Light Bends From the Beyond
This extraordinary image from the NASA/ESA Hubble Space Telescope of the galaxy cluster Abell 2813 (also known as ACO 2813) has an almost delicate beauty, which also illustrates the remarkable physics at work within it. The image spectacularly demonstrates the concept of gravitational lensing.
In amongst the tiny dots, spirals, and ovals that are the galaxies that belong to the cluster, there are several distinct crescent shapes. These curved arcs of light are strong examples of a phenomenon known as gravitational lensing. The image was compiled using observations taken with the Hubble Space Telescope’s Advanced Camera for Surveys (ACS) and Wide Field Camera 3 (WFC3).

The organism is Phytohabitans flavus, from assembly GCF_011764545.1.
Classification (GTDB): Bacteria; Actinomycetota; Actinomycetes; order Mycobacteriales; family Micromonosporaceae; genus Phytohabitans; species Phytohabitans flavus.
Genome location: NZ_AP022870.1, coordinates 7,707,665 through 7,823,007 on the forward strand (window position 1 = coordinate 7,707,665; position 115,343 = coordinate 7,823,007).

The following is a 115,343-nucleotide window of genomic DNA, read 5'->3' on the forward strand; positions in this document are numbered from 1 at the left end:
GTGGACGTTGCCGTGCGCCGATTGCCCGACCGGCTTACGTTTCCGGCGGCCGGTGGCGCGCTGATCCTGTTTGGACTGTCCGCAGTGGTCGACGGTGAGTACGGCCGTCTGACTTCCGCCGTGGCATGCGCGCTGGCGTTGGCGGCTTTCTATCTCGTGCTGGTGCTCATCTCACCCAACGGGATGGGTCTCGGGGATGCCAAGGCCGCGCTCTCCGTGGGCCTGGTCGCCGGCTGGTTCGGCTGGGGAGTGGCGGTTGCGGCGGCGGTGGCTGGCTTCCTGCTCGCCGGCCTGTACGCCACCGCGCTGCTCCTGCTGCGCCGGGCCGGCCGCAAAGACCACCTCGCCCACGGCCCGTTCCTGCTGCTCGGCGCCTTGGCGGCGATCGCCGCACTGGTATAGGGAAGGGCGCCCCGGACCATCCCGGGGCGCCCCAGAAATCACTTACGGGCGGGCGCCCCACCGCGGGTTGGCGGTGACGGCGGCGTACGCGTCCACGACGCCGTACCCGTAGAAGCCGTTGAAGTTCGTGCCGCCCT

Gravitational lensing occurs when an object’s mass causes light to bend. The curved crescents and s-shapes of light in this image are not curved galaxies, but are light from galaxies that actually lie beyond Abell 2813. The galaxy cluster has so much mass that it acts as a gravitational lens, causing light from more distant galaxies to bend around it. These distortions can appear as many different shapes, such as long lines or arcs.
This very visual evidence that mass causes light to bend has been famously used as a proof of one of the most famous scientific theories: Einstein’s theory of general relativity.